Cutaneous leishmaniasis disease spreads through Middle East

- 5/31/2016

Tropical disease cutaneous leishmaniasis spreads through the Middle East

A disfiguring disease known as Cutaneous leishmaniasis is spreading fast through the Middle East region.

Cutaneous leishmaniasis is a flesh eating disease that is transmitted by sand flies and causes open sores that spread quickly. It also causes ever increasing and unsightly skin lesions that cause disfigurement.

Due to the rising conflict and the declining state healthcare services in ISIS controlled areas, the people that find themselves in these conflict torn areas are more vulnerable to the disabling disease.

 Once known as the "Alepo evil" Cutaneous  leishmaniasis has been present in the Middle East society for hundreds of years.

But due to the continuing civil war in Syria, the Middle East refugee crises is causing a wild spread of the disgusting disease. It has currently affected  hundreds of thousands of people as it continues to sweep through the Middle East.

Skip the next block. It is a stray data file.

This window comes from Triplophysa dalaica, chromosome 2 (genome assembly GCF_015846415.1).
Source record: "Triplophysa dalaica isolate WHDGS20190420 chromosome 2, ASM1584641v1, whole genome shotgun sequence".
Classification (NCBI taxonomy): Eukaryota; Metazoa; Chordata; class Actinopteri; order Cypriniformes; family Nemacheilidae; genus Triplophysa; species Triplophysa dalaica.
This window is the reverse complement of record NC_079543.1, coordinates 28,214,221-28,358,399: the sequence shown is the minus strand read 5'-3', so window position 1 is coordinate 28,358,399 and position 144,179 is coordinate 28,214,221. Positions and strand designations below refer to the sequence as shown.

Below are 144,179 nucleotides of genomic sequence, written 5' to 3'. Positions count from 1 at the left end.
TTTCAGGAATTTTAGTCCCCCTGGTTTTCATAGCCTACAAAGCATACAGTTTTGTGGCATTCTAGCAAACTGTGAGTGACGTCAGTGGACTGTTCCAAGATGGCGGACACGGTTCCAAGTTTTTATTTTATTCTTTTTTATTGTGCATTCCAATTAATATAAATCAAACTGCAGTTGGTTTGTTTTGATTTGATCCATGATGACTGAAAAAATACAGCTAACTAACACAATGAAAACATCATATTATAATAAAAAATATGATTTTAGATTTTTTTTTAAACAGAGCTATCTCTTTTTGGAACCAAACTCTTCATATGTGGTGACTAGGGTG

It is believed  that the recent large scale outbreak of leishmaniasis was set off by the out of control refugee crises caused by years of Syrian civil war.

The disease has spread in vast proportions in Syria and has also affected countries like Iraq, Jordan and Lebanon.

But with Syrian refuges numbering more than 2 million in Turkey, new cases of the disease has already been reported there, and is now spreading into Southern Europe.

 Leishmaniasis is a tropical disease that is contracted when the sand fly injects the parasite into the blood stream.

It takes about 2 to 6 months after infection for the symptoms to appear.


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